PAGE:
Mississippi History

Mississippi History

Mississippi is an American state named after the Mississippi River, where the famous river steamers sailed, as Mark Twain portrayed in his tales. The state’s largest city and capital is Jackson.

The Mississippi borders Tennessee to the north, Alabama to the east, Louisiana and the Gulf of Mexico to the south, and Louisiana and Arkansas to the west (across the Mississippi River ).

Native Americans who inhabited the area before the arrival of Europeans were the tribes chickasaw and choctaw. Other tribes that lived in the Mississippi area and whose names local cities are named after are natchez, yazoo, and biloxi.

A series of racial segregation laws enacted in the first half of the 20th century resulted in nearly half a million, three-quarters of them black, emigrating in the 1940s. At the same time, the Mississippi became the hotbed of American musical traditions. Gospel, country, jazz, blues and rock and roll were invented and disseminated by – or were strongly inspired by musicians – from the state. The Mississippi is also known for its writers in the early 20th century as especially William Faulkner and Tennessee Williams.

The Mississippi was a hotbed of the United States civil rights movement. The actions and attitudes of many white politicians, local involvement in the movement White Citizens’ Council and the violent tactics of the Ku Klux Klan gave Mississippi a reputation as a reactionary state in the 1960s.┬áSee directoryaah for museums in Mississippi.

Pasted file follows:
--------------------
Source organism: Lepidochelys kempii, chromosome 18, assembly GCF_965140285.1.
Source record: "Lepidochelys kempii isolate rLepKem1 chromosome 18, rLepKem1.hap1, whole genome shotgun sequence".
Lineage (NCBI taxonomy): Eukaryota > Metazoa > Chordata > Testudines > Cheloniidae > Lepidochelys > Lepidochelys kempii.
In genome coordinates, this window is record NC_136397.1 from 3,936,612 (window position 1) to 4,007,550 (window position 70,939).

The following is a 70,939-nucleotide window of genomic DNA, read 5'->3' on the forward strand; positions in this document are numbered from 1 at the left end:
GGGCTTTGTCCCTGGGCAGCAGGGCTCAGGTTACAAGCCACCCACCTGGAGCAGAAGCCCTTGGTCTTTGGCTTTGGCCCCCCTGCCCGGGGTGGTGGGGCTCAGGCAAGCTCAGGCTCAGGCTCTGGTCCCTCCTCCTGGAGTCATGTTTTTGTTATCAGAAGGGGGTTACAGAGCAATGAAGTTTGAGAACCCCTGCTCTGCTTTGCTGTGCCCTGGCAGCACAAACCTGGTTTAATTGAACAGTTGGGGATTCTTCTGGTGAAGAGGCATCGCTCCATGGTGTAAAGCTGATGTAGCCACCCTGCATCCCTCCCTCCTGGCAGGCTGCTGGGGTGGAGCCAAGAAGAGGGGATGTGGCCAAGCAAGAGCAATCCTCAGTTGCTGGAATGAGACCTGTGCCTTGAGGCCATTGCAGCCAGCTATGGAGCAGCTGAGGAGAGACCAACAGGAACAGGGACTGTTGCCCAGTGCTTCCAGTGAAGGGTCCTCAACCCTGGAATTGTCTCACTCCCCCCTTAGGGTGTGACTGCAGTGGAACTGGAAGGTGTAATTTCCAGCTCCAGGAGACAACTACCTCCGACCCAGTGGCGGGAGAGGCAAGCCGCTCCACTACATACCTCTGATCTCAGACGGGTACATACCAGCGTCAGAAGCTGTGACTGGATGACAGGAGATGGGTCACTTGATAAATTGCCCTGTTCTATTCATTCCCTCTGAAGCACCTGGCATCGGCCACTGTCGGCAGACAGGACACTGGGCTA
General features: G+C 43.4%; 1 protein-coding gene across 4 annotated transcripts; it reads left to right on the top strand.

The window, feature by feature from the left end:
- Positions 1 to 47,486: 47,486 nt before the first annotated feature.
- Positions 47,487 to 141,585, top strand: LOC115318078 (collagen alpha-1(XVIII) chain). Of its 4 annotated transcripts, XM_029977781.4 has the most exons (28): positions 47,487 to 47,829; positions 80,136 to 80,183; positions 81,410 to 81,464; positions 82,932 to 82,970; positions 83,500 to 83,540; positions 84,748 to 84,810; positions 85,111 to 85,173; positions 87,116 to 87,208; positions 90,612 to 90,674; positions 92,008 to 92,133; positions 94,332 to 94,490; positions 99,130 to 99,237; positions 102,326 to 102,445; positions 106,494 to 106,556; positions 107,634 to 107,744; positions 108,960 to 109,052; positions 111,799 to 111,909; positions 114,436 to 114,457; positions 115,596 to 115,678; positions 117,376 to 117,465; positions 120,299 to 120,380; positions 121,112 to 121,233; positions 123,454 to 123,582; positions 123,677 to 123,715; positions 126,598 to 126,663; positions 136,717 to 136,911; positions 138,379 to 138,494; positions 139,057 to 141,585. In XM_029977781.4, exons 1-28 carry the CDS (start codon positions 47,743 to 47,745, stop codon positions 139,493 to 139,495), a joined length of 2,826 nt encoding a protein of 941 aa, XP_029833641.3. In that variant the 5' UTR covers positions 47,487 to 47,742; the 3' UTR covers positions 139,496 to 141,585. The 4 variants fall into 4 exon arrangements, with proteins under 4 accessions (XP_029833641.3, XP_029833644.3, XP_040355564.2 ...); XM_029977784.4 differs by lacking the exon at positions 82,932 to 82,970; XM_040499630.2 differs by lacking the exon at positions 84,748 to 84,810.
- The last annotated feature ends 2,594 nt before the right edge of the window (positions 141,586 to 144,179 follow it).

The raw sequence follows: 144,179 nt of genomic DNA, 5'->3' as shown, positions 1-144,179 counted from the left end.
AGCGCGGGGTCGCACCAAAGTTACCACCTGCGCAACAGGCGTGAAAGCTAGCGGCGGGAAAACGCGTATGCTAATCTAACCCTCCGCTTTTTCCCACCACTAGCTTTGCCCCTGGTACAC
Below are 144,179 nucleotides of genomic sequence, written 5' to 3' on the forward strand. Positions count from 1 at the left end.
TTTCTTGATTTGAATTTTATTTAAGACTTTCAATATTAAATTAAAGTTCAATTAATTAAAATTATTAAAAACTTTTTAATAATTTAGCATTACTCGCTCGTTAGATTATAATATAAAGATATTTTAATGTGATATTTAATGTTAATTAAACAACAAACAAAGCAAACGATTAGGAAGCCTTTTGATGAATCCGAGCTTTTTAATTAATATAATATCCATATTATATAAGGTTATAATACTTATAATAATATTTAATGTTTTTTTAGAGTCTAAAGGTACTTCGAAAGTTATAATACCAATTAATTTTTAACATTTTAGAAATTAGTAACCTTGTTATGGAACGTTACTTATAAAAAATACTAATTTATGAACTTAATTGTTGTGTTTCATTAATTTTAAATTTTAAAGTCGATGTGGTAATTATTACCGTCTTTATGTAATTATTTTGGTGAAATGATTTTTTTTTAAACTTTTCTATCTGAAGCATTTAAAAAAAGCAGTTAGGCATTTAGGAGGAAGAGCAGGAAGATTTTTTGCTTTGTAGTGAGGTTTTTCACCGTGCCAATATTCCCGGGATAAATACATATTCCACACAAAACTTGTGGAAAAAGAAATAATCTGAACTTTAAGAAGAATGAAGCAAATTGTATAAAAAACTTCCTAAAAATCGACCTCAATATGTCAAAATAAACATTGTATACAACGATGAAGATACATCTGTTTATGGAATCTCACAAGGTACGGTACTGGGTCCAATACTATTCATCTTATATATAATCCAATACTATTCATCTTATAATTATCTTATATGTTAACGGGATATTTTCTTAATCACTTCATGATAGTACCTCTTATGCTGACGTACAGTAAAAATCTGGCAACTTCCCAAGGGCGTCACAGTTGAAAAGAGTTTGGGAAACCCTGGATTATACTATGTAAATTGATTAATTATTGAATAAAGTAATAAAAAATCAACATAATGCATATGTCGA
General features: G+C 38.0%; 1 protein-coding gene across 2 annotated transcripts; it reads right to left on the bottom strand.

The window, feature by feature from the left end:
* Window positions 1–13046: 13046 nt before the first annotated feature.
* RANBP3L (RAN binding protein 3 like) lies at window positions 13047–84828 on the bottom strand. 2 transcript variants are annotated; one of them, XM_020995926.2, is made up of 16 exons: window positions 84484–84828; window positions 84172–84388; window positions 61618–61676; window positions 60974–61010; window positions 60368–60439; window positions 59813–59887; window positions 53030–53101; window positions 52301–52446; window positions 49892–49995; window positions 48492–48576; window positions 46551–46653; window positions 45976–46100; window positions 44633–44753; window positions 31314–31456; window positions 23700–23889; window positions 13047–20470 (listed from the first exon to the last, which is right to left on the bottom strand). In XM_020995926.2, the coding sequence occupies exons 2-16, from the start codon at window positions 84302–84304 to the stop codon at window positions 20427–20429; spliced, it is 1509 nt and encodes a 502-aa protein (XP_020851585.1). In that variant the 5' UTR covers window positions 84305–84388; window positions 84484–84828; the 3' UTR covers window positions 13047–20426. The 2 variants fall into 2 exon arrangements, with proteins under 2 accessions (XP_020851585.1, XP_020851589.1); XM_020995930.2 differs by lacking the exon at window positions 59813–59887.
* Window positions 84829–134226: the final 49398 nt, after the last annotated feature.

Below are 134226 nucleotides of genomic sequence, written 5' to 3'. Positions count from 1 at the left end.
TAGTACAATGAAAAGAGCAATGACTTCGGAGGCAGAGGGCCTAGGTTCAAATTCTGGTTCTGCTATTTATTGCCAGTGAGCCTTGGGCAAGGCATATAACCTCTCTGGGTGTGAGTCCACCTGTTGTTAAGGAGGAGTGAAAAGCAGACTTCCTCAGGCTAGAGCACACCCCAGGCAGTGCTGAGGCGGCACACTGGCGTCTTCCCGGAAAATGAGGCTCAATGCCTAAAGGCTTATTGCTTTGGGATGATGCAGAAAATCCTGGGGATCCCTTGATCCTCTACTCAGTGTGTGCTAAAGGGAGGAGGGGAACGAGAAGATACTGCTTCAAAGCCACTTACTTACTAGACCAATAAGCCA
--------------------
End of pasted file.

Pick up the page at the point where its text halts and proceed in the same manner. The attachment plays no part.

1540 – The first Europeans to explore the area were Hernando de Soto’s expedition.

1699 – The first European settlement, Ocean Springs, is established.

1716 – The city of Natchez was founded on the Mississippi River as Fort Rosalie, and became the dominant city and trading post in the area.

1729 – French settlers at Fort Rosalie are massacred by the Natchez Indians.

1732 – French settlers retaliate against the Natchez Indians ; the trunk was completely wiped out.

1736 – The Chickasaw Indians defeat the French settlers at the Battle of Ackia.

1805 – Choctaw Indians sell 4.5 million acres of land to the United States.

1817 – Mississippi becomes December 10, the 20th state in the United States.

1822 – Jackson, becomes the state’s new capital.

1826 – The city of Vicksburg is established, named after “Newitt Vick”, a Methodist priest who was a conscientious objector during the War of Independence in 1776. The city is also known for its role during the American Civil War where the city was the center of the Vicksburg campaign.

1861 – Mississippi was on January 9 the other Land, who broke out of the Union of the Confederate States of America, which was defeated during the American Civil War. Mississippi rejoined the Union on February 23, 1870.

1863 – Slavery is abolished.

1865 – John Batterson Stetson, became the inventor of the cowboy hat, called the Stetsons, immortalized in western movies, and the hat was also used by Western legends, such as ” Buffalo Bill “, Calamity Jane, Will Rogers and Annie Oakley. It is also said that George Custer rode into battle at Little Big Horn with a Stetson on his head.